Disabled athlete Sarah Piercy is taking on her own Mission Marathon in aid of Hannahs using a unique mode of transport. She and a group of friends are going to ride along the Exeter Canal in vintage mobility tricycles.
Sarah, who suffers from Arthrogryposis Multiplex Congenita, is always on for a sporting challenge and has persuaded her friends to take part in this marathon. Sarah has collected a variety of vintage mobility tricycles which have been beautifully restored by her friend Michael Wood in order to preserve a history of disability transport, for posterity and for fun.
Sarah decided to do the Mission Marathon to arouse the interest of other disabled people in keeping fit and also to prove to the organisers of other marathons that she and her tricycles are potentially capable of competing.
Sarah’s collection includes a mid 1940's lever propelled tricycle manufactured by J. Harty-Dingwall of Darleston, London which was almost certainly issued to a disabled RAF survivor of WW2 and a French Phillipe tricycle which was designed and manufactured by Poirier in France and originally designed before 1920. Also in the collection is Bugsy, a 'back to front' tadpole style tricycle which is steered by leaning on its backrest and based on a very old design from about 1870. There is a Dutch tricycle called the ‘Lely Gazelle’ designed by Van den Haagus, manufactured in The Hague and dates from 1930s to 50s. It has an unusual motion in that the two levers which drive the front wheel are moved up and down. The last in the collection is Andy which was the most common type of Mobility Tricycle from the 1930's yet few have survived.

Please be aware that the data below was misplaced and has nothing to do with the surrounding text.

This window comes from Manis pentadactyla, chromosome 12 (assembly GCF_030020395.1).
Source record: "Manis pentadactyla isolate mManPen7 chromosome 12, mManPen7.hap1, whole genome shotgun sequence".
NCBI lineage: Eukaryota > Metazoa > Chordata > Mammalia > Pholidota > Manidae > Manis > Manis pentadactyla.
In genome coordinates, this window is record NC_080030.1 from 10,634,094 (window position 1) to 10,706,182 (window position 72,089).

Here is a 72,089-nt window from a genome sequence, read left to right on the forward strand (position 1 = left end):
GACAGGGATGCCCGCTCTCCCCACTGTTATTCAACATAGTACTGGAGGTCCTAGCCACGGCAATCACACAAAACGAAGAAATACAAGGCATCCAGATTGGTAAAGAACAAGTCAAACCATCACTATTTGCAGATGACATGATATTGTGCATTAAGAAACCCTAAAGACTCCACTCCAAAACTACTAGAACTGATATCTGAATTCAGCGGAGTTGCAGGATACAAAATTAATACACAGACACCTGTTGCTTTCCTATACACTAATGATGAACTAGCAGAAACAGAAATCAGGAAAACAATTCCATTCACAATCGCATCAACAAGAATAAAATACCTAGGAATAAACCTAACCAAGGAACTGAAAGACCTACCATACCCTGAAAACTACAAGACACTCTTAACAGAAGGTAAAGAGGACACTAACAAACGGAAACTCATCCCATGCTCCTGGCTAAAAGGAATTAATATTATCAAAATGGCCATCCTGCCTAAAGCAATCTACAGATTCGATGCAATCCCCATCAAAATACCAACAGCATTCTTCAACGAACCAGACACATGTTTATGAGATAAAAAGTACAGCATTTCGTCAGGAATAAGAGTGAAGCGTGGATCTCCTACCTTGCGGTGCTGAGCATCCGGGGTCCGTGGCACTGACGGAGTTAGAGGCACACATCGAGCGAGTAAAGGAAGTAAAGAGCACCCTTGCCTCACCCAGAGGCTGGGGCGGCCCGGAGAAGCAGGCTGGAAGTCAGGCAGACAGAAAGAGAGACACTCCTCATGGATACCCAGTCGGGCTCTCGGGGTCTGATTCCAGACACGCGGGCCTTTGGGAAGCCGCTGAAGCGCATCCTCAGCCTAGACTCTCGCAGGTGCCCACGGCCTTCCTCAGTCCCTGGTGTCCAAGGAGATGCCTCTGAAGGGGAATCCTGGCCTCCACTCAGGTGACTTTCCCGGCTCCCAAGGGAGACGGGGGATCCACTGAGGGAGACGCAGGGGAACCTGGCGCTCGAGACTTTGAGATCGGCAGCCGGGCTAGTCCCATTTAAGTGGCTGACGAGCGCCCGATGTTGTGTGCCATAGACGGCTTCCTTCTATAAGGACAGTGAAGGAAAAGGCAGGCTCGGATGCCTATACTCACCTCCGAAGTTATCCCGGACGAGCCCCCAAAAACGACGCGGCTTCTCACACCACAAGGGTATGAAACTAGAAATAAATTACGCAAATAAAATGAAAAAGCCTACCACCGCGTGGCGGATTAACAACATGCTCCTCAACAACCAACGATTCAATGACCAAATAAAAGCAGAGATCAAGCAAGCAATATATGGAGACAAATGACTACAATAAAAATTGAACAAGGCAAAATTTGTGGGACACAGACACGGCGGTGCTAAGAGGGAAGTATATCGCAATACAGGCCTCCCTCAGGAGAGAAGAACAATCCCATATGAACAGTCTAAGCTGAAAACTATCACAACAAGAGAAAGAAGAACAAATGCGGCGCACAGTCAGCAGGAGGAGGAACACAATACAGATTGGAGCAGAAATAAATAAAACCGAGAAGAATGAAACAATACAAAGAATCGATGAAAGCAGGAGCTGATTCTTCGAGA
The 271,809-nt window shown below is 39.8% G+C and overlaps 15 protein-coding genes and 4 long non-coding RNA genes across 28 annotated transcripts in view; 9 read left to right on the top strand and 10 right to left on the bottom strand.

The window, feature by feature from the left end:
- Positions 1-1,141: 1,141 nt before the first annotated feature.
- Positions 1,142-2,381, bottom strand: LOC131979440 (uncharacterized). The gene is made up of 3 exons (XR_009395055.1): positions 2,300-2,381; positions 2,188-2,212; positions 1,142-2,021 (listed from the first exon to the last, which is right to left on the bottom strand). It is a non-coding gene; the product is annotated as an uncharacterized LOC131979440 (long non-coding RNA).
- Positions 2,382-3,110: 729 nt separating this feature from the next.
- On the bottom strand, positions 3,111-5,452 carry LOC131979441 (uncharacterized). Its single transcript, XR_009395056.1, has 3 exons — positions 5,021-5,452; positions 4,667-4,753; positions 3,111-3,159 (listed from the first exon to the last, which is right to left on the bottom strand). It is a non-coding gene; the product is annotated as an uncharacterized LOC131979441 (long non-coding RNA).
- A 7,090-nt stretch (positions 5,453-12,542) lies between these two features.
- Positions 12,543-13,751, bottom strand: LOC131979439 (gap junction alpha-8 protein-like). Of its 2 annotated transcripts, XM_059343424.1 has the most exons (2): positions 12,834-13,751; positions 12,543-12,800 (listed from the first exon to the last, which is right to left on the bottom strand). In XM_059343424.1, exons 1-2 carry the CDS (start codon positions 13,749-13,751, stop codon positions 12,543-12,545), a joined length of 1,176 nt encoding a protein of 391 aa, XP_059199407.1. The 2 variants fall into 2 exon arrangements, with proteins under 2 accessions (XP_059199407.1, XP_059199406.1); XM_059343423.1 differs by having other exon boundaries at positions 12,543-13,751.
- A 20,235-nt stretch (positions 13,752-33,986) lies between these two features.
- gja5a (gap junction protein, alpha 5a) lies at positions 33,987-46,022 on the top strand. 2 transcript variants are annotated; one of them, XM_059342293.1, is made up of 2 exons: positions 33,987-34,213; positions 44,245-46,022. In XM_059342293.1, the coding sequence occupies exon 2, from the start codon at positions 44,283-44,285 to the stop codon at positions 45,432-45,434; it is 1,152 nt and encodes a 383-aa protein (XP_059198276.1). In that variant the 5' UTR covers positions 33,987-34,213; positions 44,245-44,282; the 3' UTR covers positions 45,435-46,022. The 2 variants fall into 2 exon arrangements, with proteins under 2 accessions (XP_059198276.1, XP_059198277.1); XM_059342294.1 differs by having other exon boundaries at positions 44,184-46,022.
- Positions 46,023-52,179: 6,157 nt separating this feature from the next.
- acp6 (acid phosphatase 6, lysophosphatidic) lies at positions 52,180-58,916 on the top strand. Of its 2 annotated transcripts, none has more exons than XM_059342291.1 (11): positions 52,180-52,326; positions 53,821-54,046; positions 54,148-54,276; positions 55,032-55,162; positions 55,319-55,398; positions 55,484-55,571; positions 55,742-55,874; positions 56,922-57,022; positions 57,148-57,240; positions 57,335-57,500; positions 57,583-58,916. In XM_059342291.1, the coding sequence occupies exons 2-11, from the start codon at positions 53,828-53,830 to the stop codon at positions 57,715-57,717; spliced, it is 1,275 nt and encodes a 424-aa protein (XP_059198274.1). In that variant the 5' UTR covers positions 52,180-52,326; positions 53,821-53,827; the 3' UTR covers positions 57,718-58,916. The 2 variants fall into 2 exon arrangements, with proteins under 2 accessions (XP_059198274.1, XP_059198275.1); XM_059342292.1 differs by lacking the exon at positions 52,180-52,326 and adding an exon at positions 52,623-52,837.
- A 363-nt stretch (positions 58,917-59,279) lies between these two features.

On taking on new challenges Sarah said “I’m an out-going, somewhat ambiguous woman, but I have never let my disability get in my way and neither should anyone else. It’s only the adapting of the challenge that the able seem to have the difficulty with. To have the biggest smile on your face as you come over the Finish line is the greatest feeling. To have achieved your own challenge is your own ability”.